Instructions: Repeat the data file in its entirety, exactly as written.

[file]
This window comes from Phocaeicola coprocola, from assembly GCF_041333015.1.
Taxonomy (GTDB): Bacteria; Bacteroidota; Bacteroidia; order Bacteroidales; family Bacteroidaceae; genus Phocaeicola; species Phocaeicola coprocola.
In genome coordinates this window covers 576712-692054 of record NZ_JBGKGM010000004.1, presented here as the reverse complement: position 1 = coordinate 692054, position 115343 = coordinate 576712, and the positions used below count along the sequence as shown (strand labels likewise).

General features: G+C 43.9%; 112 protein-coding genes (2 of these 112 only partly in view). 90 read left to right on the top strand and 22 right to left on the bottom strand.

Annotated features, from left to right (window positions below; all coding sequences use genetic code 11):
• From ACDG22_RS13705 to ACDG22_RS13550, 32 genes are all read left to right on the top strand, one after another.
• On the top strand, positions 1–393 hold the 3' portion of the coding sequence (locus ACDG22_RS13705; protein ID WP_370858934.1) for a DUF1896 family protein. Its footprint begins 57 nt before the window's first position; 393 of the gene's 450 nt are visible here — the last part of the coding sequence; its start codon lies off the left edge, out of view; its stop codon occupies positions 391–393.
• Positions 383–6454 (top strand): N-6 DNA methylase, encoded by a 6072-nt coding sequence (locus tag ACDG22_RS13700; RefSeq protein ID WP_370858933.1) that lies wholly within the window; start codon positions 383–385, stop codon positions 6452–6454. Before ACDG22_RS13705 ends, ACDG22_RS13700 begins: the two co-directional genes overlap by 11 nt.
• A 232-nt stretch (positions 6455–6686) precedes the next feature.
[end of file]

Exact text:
This window comes from Phocaeicola coprocola, from assembly GCF_041333015.1.
Taxonomy (GTDB): Bacteria; Bacteroidota; Bacteroidia; order Bacteroidales; family Bacteroidaceae; genus Phocaeicola; species Phocaeicola coprocola.
In genome coordinates this window covers 576712-692054 of record NZ_JBGKGM010000004.1, presented here as the reverse complement: position 1 = coordinate 692054, position 115343 = coordinate 576712, and the positions used below count along the sequence as shown (strand labels likewise).

General features: G+C 43.9%; 112 protein-coding genes (2 of these 112 only partly in view). 90 read left to right on the top strand and 22 right to left on the bottom strand.

Annotated features, from left to right (window positions below; all coding sequences use genetic code 11):
• From ACDG22_RS13705 to ACDG22_RS13550, 32 genes are all read left to right on the top strand, one after another.
• On the top strand, positions 1–393 hold the 3' portion of the coding sequence (locus ACDG22_RS13705; protein ID WP_370858934.1) for a DUF1896 family protein. Its footprint begins 57 nt before the window's first position; 393 of the gene's 450 nt are visible here — the last part of the coding sequence; its start codon lies off the left edge, out of view; its stop codon occupies positions 391–393.
• Positions 383–6454 (top strand): N-6 DNA methylase, encoded by a 6072-nt coding sequence (locus tag ACDG22_RS13700; RefSeq protein ID WP_370858933.1) that lies wholly within the window; start codon positions 383–385, stop codon positions 6452–6454. Before ACDG22_RS13705 ends, ACDG22_RS13700 begins: the two co-directional genes overlap by 11 nt.
• A 232-nt stretch (positions 6455–6686) precedes the next feature.